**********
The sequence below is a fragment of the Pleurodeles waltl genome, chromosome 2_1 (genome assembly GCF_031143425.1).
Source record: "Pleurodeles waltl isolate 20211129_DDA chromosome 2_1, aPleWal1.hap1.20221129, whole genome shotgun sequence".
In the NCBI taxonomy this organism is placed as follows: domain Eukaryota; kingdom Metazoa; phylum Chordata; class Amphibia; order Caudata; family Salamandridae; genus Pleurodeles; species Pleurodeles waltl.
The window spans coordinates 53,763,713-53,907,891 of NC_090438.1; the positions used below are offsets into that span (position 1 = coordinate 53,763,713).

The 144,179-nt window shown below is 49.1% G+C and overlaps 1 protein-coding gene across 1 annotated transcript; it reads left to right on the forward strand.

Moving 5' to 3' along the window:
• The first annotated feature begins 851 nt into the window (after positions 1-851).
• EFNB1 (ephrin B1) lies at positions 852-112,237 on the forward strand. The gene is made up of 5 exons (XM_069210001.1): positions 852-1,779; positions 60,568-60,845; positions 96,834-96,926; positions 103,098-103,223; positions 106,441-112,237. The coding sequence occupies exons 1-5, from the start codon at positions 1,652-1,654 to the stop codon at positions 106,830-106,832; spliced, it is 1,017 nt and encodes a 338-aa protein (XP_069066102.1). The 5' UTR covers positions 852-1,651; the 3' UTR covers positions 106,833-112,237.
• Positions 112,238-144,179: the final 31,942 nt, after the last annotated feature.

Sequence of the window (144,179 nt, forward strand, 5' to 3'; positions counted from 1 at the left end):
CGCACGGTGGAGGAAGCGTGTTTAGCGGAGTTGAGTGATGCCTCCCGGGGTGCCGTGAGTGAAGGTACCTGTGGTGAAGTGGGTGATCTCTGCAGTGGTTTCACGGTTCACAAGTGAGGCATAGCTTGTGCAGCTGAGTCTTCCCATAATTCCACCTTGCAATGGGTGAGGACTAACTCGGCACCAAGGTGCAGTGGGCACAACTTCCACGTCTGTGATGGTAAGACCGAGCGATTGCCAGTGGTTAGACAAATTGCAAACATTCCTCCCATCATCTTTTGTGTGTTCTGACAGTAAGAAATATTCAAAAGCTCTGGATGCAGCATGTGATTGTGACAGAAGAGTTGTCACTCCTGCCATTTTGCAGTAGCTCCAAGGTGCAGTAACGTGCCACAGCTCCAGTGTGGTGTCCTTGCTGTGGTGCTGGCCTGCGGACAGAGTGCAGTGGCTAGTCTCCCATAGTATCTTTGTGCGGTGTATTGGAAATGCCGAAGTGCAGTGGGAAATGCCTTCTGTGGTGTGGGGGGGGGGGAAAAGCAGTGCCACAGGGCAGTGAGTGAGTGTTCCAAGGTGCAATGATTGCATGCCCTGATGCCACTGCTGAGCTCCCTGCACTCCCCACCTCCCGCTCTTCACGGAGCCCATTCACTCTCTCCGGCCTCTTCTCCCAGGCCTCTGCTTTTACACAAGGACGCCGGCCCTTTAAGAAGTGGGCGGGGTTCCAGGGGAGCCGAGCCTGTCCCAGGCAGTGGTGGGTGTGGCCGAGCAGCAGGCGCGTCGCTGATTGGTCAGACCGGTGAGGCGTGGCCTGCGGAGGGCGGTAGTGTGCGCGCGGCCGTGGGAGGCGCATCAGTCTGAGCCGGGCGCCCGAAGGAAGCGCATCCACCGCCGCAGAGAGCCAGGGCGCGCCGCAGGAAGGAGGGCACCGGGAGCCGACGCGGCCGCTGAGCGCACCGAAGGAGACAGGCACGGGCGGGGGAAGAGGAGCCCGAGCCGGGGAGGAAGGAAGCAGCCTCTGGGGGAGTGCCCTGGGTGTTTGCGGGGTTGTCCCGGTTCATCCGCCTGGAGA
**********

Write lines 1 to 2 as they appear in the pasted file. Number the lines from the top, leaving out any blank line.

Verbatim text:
The sequence below is a fragment of the Pleurodeles waltl genome, chromosome 2_1 (genome assembly GCF_031143425.1).
Source record: "Pleurodeles waltl isolate 20211129_DDA chromosome 2_1, aPleWal1.hap1.20221129, whole genome shotgun sequence".